Thank you readers for your continued support and encouragement of this website! In 2015, NHLA received more traffic than any other year. The site continued expanding into the outdoors/hiking community, networking with other sites such as SoleLabz and being featured as a resource by outlets such as Inside Hook, CBS Local, We Like LA and more. It was an honor to win a Golden Boots award from Hike the Trail. As always too, reader comments and feedback have been helpful and gratifying; it’s always nice to know that this site was able to provide people with accurate information and ideas for new hikes. A record amount of donations helped fund travel expenses for almost 100 hikes, including several new trips in Joshua Tree National Park, Cuyamaca Rancho State Park, the Angeles National Forest and off the beaten path destinations such as Owl Canyon in the high desert. It is in that spirit that Nobody Hikes in L.A. proudly presents the top 15 hikes from 2015. Enjoy!
#15) McGill Trail
It’s always nice to discover a new trail, especially when it makes the cut as being one of the best of the year. While the McGill Trail isn’t well known, its panoramic views of Lockwood Valley in northeastern Ventura County make it a great place to escape the summer heat.
Santa Barbara’s Inspiration Point is an understandably popular spot with hikers from near and far. The challenging and scenic western approach via the Jesuita Trail offers mountain views and secluded canyons to go along with the signature ocean vistas from the ridge crest.
#13) Wind Wolves Preserve
Those who think of the San Joaquin Valley as a desolate wasteland might want to give this giant park a look. Located on the north shore of the San Emigdio mountain range, less than a two hour drive from Los Angeles, the Wind Wolves Preserve features a diverse ecological landscape, including spring flowers, a seasonal waterfall, wind-sculpted geology, wide meadows and tall mountains.
As one of the more prominent front country summits of the San Gabriels, Josephine Peak’s views include the ocean, the Hollywood Hills, downtown Los Angeles and more, if visibility is good. A steep climb through remote Colby Canyon gives way to an easier couple of miles on a fire road, providing lots of eye candy for the effort.
#11) Cedar Creek Falls
Despite its controversial reputation, this eastern San Diego County hike can be a very enjoyable experience when appropriately planned, especially following recent rains. Even if there’s not much water at Cedar Creek Falls, the dramatic scenery on the descent to the San Diego River makes it a worthwhile trip.
#10) Lilly Meadows
In the southeastern corner of the San Emigdio range, the hike to the Lilly Meadows Trail Camp climbs from high desert plains to conifer-covered mountain slopes. Throw in a seasonal waterfall and some interesting geology and you’ve got a great hike.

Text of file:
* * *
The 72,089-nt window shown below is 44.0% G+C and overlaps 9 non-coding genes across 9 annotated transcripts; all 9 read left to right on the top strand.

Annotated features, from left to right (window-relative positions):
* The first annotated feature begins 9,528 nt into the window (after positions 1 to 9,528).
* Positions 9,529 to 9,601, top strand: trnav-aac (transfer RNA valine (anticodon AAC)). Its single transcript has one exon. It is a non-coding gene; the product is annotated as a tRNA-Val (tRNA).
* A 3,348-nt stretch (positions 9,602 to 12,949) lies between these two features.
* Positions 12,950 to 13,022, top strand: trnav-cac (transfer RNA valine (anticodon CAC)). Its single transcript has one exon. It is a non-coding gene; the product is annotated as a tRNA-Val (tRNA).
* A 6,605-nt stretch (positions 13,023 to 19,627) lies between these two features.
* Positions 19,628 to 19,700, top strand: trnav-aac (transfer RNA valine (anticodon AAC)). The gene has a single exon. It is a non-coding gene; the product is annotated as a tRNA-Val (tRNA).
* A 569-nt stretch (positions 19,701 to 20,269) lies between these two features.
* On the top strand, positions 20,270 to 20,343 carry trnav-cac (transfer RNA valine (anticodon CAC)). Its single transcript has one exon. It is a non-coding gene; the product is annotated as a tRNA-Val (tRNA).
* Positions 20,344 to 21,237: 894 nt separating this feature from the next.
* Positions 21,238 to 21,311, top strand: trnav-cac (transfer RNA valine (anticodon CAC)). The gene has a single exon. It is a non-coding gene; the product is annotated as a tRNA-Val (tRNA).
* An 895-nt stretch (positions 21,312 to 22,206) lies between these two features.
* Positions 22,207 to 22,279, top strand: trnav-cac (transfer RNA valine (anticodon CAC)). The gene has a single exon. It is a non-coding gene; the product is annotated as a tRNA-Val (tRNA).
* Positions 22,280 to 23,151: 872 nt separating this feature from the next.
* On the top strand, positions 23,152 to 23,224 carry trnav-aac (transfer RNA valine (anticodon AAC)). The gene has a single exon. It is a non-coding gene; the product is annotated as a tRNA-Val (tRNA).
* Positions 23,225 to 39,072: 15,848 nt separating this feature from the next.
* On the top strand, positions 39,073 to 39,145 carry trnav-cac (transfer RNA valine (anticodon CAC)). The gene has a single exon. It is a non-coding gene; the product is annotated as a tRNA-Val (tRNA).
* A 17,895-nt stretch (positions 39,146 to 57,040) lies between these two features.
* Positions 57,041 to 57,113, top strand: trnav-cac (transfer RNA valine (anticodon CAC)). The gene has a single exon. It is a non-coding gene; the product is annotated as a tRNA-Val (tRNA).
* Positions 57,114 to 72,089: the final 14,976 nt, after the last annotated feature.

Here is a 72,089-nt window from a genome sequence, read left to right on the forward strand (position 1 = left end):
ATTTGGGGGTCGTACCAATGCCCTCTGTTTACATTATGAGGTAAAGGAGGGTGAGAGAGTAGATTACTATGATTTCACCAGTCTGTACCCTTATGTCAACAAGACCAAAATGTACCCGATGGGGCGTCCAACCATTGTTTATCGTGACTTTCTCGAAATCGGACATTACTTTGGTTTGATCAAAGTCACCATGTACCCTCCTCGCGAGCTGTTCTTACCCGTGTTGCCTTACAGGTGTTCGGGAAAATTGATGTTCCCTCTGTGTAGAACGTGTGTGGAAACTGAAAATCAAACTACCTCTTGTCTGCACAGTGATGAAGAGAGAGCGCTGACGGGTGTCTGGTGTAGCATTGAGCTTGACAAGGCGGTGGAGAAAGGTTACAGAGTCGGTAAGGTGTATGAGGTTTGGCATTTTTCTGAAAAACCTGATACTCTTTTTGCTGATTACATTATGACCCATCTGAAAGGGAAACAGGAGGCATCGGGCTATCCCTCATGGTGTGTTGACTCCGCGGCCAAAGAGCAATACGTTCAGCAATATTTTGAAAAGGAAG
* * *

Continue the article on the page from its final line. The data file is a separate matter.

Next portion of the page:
This hard-to-find waterfall is located deep in a canyon on the remote eastern slope of the San Gabriel Mountains. The hike cuts through some of the range’s most rugged country, rewarding hikers for their efforts with the waterfall and deep isolation.
#8) Cuyamaca Peak
Cuyamaca is the second highest summit in San Diego County and the only major dog-friendly hike in Cuyamaca Rancho State Park. Despite being on a paved road and the prevalence of antennas on the summit, the views on the way up and from the top are hard to beat.
#7) Quail Mountain
The highest point in Joshua Tree National Park (elevation 5,813) provides a view of the desert, San Gorgonio and San Jacinto. After a leisurely stroll along the California Riding & Hiking Trail, this hike gets down to business, requiring the navigation of a trail-less wash and a steep ridge line. The vistas from the top however are a suitable reward.
Located fairly close to Los Angeles but surprisingly not well known, Slide Mountain is one of the tallest summits in the western corner of the Angeles National Forest. Hikers can enjoy a 360-degree view from the lookout tower.
#5) Gold Mountain
Like nearby Silver Peak, Gold Mountain offers excellent views of the San Bernardino Mountains and the high desert. From the top, hikers are rewarded with a panoramic perspective of Big Bear Lake.
#4) Strawberry Peak
This popular Angeles National Forest front country hike was long made unavailable due to the Station Fire. The 6,164-foot summit is the tallest in the front country, noted for its excellent views – and infamously steep final mile to the top.
#3) Nordhoff Peak
One of the most scenic peaks in the front country of the Los Padres National Forest, the almost 7-mile hike to this summit near Ojai features great ocean, mountain and canyon views.
This historic road once served as the Angeles Crest Highway’s predecessor. It now offers hikers a challenging 9-mile ascent from the San Gabriel Valley to Mt. Wilson, taking in wide-ranging city and mountain views. When in season, the Cosmic Cafe at the Mt. Wilson Observatory allows hikers to reward themselves with a snack before heading back down.
And the number one hike posted on http://www.nobodyhikesinla.com in 2015 is….
It may test your patience and morale; it may violate any romantic notions you have of backpacking; it may make you resent the selfie-taking tourists in Avalon who have no idea what lurks in the island’s back country. However, for hikers who truly want to push themselves, the Trans-Catalina Trail is a one of a kind experience.